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Drexel

letsrun4it

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    2 questions:

    Does anyone know how difficult it is to get into the Drexel Post bacc? 3.0 gpa BA regular public college (with some CC) is this even in the ballpark?


    AND are they any 1 year post bacc programs out there other than the very tough ones to get into?
     

    UnskinnyBop

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      I'm in Drexel's post-bacc (the straight post-bacc for people with no prerequisties, NOT the IMS or MSP programs, which are different animals.) I got in with a less than 3.0 GPA. However, my situation was totally bizarre- basically, there was a huge cheating scandal in my major department and I was one of two students who were innocent- which is why my grades were so low! The program director took the time to call me and let me explain my unique situation, and I was accepted. So, I think it's do-able. Also, they are looking at applications for next year now, so my advice to you is to apply ASAP. It's a great program- I'm really, really happy there- and they have three linkage programs. Let me know if you'd like more information. ;)
       
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      morganlefay

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        I am interested in hearing more about the Drexel IMS/MSP programs. Has anyone done these and are willing to share experiences, and what is needed grade/score wise to get in, as well as benefits/downsides to the program?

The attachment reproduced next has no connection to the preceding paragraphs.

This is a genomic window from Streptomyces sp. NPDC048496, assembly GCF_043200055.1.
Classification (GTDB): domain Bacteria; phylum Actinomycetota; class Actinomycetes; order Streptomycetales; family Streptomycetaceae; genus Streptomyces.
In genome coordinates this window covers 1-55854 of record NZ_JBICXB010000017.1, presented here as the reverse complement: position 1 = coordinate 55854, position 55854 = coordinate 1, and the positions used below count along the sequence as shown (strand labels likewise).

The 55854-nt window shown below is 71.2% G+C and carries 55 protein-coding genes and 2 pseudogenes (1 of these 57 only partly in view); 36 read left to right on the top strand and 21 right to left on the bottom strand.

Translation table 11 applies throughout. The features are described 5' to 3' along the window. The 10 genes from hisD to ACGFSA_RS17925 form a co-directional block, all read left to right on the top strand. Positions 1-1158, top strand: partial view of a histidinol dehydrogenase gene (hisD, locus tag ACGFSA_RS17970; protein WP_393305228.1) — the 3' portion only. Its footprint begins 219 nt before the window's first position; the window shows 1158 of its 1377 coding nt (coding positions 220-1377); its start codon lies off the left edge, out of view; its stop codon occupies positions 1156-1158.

mrm1682

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          i'm in IMS right now. it's great to be able to learn all the stuff before med school and i'll definitely say that schools like to see it. i went from no interviews last year to 2 already this year and i applied later than last year. BUT, and this is a very big but, don't think that this is a guarantee to med school. you will have to work your tail off all year long. if you do crappy here then you're done. med schools see that you can't handle the med school curriculum and won't usually take another look at you. TONS of pressure on you to do well....that's my 2 cents about this. i'm tired and maybe i'll elaborate more later or pm me any questions.
           

          pem8erly

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            if you get a B average you're guaranteed an interview at Drexel Med in February. They will tell you that all you have to do is match the medical school's mean grade in the same classes to get a B, but be forewarned that it is not as easy as it sounds.
             

            snapdad

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              pem8erly said:
              if you get a B average you're guaranteed an interview at Drexel Med in February. They will tell you that all you have to do is match the medical school's mean grade in the same classes to get a B, but be forewarned that it is not as easy as it sounds.

              I'm one of the MS1s at Drexel right now and have a ton of respect for IMS. These guys are literally taking the *exact same classes* we are, and with the added pressure of having to beat the med students' mean AND go through the med school application/interview process. The upside to this is that if you do well in the IMS program, you've proven yourself and it seems like you'd stand a great shot at getting into a competitive program. You'd also have a leg up on the first year curriculum, as MS1s who used to be IMSers are now killing the rest of us on exams. :)